By Hunter Wallace
The Republican establishment seems to be in the process of defining their own identity against Trump’s supporters:
“The big, existential question for Republicans right now is: who are Donald Trump’s supporters?
It matters because this will determine the future, and the future prospects, of the party. I heartily agree with Ben Domenech, whose article on this just made it harder for me to fulfill my obligations to his publication, by pre-empting most of what I was planning to write about Trump for The Federalist. Ben argues that Trumpism would turn the Republicans from a “classically liberal right” to a European-style nationalist party that is “xenophobic, anti-capitalist, vaguely militarist, pro-state, and consistently anti-Semitic. If you criticize Donald Trump, it is exactly the sort of hate mail you should expect to receive.” If that happens, he writes, we would be “losing a rare and precious inheritance that is our only real living link to the Revolutionary era and its truly revolutionary ideas about self-government.” …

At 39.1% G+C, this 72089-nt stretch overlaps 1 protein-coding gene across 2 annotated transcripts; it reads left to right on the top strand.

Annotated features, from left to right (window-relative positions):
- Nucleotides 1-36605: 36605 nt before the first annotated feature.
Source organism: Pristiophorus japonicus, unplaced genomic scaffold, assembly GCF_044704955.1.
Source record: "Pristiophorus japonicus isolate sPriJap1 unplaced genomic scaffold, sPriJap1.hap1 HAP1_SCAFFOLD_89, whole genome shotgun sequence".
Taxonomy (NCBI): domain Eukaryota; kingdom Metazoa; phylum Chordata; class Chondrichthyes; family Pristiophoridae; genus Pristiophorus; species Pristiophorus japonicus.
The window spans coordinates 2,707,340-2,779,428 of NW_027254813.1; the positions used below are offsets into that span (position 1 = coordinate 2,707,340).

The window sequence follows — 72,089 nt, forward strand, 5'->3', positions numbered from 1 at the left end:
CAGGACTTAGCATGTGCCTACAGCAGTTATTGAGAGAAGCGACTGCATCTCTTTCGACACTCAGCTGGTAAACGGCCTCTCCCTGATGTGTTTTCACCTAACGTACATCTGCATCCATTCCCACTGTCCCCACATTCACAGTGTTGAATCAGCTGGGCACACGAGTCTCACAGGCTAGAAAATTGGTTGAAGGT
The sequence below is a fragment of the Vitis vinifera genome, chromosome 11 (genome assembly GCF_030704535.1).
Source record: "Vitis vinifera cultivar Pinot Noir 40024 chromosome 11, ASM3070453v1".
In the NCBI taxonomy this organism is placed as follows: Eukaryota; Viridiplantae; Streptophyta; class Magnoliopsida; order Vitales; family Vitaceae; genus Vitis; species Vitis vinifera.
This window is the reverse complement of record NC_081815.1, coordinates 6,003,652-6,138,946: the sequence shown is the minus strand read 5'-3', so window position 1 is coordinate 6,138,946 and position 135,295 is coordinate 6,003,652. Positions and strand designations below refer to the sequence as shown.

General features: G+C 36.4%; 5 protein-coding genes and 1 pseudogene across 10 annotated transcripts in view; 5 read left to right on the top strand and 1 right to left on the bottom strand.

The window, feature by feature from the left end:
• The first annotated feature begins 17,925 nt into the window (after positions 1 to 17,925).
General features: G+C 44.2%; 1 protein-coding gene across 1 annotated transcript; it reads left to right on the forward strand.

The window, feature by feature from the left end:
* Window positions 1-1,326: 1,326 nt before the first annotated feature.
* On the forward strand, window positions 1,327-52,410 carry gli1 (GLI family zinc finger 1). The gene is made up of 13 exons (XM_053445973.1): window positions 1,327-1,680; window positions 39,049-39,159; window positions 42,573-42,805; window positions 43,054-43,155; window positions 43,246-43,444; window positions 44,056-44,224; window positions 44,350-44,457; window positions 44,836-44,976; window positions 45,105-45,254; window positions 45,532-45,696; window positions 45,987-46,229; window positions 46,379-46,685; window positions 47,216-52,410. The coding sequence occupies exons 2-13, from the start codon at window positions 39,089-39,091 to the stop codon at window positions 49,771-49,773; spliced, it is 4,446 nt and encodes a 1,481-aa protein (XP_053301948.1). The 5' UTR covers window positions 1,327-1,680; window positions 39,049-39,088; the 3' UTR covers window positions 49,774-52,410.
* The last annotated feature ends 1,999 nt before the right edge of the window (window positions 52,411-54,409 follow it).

They are discovering that they are deracinated classical liberals, not “conservatives” in any meaningful sense of the word. The trolling appears to be succeeding in polarizing them into a rump faction. They are very busy virtue signaling to each other that they are not like all those unwashed, boorish haters, xenophobes, and Vulgarians.
Good for them. I hope they continue to decry “statism” and immigration enforcement as “big government.” They really want open borders, free trade, political correctness and plutocracy. Trump is succeeding in pinning them down on all those unpopular issues.
¡Jeb! even went to the Mexican border, scoffed at the notion anyone could ever build a wall or enforce immigration laws, and talked about his Latino family in Spanish. Honestly, his flagging presidential campaign is a gift that is sinking the whole lot of them, which probably wouldn’t have happened if Romney had run again.